Debris of missing Missoni plane found in Curacao
The first sign of debris from a missing plane that was carrying the CEO of Italian fashion house Missoni has surfaced in the Dutch Caribbean island of Curacao, an official said Tuesday.
A German tourist found a bag belonging to an Italian who missed the flight that Vittorio Missoni was on when the plane vanished shortly after takeoff on Jan. 4 near Venezuela, said Norman Serphos, a spokesman for Curacao's prosecutor's office.
Curacao lies about 200 miles (320 kilometers) west of the resort islands of Los Roques, where the plane departed for Caracas, the capital of Venezuela.
Serphos said the German tourist had contacted the owner of the bag in Italy, who in turn called police in Curacao.
Local police received the bag on Friday and are working with authorities in Venezuela and Italy, Serphos said.
The bag was found along Curacao's rocky north coast, a place sometimes frequented by tourists, Serphos said.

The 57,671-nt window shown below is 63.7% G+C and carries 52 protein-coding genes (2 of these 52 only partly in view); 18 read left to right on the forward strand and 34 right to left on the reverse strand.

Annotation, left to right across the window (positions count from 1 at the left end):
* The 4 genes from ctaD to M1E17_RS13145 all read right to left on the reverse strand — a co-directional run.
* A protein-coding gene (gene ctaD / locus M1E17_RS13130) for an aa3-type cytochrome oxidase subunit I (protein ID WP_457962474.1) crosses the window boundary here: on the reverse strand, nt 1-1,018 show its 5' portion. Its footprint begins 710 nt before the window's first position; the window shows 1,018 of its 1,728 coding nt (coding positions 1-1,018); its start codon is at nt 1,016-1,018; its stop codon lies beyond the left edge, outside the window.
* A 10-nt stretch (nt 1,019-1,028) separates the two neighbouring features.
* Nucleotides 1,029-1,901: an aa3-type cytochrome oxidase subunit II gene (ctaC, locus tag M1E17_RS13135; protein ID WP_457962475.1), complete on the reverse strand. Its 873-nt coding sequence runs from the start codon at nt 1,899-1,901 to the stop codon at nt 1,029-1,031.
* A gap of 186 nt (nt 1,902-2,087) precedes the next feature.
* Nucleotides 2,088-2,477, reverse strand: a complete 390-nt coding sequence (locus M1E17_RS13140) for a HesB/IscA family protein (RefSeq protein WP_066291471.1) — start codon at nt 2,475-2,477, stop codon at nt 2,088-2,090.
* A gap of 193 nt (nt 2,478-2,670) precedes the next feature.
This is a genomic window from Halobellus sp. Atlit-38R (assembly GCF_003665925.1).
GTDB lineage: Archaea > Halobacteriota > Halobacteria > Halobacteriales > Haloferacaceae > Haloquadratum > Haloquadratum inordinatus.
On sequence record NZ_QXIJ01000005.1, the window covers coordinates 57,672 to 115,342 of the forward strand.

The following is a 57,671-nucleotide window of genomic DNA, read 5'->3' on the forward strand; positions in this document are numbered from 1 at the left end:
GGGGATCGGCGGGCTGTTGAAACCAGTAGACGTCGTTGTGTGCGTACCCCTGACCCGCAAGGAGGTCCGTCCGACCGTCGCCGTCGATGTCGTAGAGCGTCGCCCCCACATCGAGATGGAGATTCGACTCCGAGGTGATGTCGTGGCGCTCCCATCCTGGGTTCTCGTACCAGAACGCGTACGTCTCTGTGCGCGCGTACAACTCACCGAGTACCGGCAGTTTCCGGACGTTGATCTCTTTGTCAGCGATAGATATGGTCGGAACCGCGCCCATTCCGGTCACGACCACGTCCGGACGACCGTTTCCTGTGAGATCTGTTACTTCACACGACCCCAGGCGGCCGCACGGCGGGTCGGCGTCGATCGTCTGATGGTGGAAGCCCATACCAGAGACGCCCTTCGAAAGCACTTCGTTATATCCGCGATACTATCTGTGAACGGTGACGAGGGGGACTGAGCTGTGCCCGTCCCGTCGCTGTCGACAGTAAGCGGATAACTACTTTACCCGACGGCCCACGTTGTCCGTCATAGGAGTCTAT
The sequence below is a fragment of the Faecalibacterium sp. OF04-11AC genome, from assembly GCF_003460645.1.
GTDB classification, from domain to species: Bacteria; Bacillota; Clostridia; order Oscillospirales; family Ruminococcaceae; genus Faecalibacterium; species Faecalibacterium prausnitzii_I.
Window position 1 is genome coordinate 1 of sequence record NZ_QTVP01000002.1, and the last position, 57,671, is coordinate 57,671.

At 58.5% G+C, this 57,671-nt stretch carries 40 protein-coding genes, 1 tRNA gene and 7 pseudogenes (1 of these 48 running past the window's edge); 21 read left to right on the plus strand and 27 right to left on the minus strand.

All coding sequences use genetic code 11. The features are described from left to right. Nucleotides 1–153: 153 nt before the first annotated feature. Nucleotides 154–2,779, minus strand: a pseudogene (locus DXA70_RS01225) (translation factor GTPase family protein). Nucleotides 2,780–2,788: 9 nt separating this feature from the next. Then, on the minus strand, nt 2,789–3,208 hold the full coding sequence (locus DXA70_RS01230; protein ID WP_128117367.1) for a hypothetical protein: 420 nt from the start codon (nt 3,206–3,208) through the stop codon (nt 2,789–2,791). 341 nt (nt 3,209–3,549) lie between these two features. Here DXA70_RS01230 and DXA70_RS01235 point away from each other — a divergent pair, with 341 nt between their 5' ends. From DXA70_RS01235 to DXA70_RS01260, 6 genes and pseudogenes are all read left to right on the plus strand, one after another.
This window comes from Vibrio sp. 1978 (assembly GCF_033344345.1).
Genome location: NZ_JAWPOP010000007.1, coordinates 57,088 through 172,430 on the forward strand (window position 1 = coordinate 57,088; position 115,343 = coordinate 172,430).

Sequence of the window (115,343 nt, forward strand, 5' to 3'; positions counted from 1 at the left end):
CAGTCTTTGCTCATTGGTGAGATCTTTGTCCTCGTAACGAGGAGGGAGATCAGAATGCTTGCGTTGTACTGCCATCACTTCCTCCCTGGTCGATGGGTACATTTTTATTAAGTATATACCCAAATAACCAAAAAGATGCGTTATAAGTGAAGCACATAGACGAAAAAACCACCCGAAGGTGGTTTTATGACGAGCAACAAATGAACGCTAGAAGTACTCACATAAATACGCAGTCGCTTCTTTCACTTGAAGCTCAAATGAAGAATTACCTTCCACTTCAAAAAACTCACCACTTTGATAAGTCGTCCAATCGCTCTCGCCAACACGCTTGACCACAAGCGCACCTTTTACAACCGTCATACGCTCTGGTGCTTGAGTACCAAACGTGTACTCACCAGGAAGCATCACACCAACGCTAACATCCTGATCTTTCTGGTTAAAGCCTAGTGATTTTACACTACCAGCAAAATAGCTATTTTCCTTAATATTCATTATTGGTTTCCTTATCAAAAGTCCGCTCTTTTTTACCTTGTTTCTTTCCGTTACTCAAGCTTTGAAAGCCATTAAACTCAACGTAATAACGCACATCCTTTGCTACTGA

The Italian Embassy in Caracas confirmed that a bag had been found in Curacao, saying it had sent an official to Curacao under Interpol orders.
The BN-2 Islander plane was carrying Missoni, three other Italian tourists and two crew members when it vanished.
Italy's air safety agency has said the pilot had an expired medical fitness certificate and that the company operating the aircraft wasn't yet authorized to fly. However, the National Flight Safety Agency said that neither factor yet is being blamed for the disappearance.
Seven minutes after takeoff, the pilot reported that he was at 5,000 feet and 10 nautical miles from the Los Roques airport, according to the agency. The last radar readings showed the aircraft accelerating at 5,400 feet before it quickly lost altitude and speed, veering to the right until it disappeared from the radar.
A ship that specializes in deep-water searches is expected to arrive in Venezuela in February to help look for the plane. The ship belongs to an international company and was hired by Italian and Venezuelan officials.
Associated Press writer Ian James in Caracas contributed to this report.